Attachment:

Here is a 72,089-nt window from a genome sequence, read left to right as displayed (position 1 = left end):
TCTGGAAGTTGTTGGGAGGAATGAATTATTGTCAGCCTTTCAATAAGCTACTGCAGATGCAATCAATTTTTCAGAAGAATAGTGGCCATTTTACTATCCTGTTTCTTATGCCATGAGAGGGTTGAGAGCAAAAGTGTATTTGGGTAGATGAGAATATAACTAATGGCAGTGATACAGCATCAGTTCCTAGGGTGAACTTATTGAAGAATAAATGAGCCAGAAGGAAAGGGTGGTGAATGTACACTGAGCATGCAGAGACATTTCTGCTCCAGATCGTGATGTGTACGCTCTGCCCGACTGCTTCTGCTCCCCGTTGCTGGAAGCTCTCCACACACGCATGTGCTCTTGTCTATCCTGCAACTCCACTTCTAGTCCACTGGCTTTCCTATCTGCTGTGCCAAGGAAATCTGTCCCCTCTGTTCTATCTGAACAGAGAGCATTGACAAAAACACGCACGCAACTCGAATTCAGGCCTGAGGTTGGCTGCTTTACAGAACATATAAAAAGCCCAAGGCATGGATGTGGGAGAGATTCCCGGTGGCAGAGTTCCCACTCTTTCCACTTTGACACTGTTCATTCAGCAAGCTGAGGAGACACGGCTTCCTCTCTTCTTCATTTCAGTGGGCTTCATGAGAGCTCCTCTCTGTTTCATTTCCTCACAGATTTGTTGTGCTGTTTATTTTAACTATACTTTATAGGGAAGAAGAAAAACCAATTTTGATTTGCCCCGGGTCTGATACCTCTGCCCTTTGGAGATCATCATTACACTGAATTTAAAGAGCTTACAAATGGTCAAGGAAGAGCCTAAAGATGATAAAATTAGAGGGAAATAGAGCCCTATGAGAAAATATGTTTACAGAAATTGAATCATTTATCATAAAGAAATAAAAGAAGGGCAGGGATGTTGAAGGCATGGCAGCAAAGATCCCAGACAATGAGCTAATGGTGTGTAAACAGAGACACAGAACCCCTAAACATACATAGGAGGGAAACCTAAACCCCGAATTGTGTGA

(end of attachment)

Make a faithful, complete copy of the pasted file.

Here is a 72,089-nt window from a genome sequence, read left to right as displayed (position 1 = left end):
TCTGGAAGTTGTTGGGAGGAATGAATTATTGTCAGCCTTTCAATAAGCTACTGCAGATGCAATCAATTTTTCAGAAGAATAGTGGCCATTTTACTATCCTGTTTCTTATGCCATGAGAGGGTTGAGAGCAAAAGTGTATTTGGGTAGATGAGAATATAACTAATGGCAGTGATACAGCATCAGTTCCTAGGGTGAACTTATTGAAGAATAAATGAGCCAGAAGGAAAGGGTGGTGAATGTACACTGAGCATGCAGAGACATTTCTGCTCCAGATCGTGATGTGTACGCTCTGCCCGACTGCTTCTGCTCCCCGTTGCTGGAAGCTCTCCACACACGCATGTGCTCTTGTCTATCCTGCAACTCCACTTCTAGTCCACTGGCTTTCCTATCTGCTGTGCCAAGGAAATCTGTCCCCTCTGTTCTATCTGAACAGAGAGCATTGACAAAAACACGCACGCAACTCGAATTCAGGCCTGAGGTTGGCTGCTTTACAGAACATATAAAAAGCCCAAGGCATGGATGTGGGAGAGATTCCCGGTGGCAGAGTTCCCACTCTTTCCACTTTGACACTGTTCATTCAGCAAGCTGAGGAGACACGGCTTCCTCTCTTCTTCATTTCAGTGGGCTTCATGAGAGCTCCTCTCTGTTTCATTTCCTCACAGATTTGTTGTGCTGTTTATTTTAACTATACTTTATAGGGAAGAAGAAAAACCAATTTTGATTTGCCCCGGGTCTGATACCTCTGCCCTTTGGAGATCATCATTACACTGAATTTAAAGAGCTTACAAATGGTCAAGGAAGAGCCTAAAGATGATAAAATTAGAGGGAAATAGAGCCCTATGAGAAAATATGTTTACAGAAATTGAATCATTTATCATAAAGAAATAAAAGAAGGGCAGGGATGTTGAAGGCATGGCAGCAAAGATCCCAGACAATGAGCTAATGGTGTGTAAACAGAGACACAGAACCCCTAAACATACATAGGAGGGAAACCTAAACCCCGAATTGTGTGA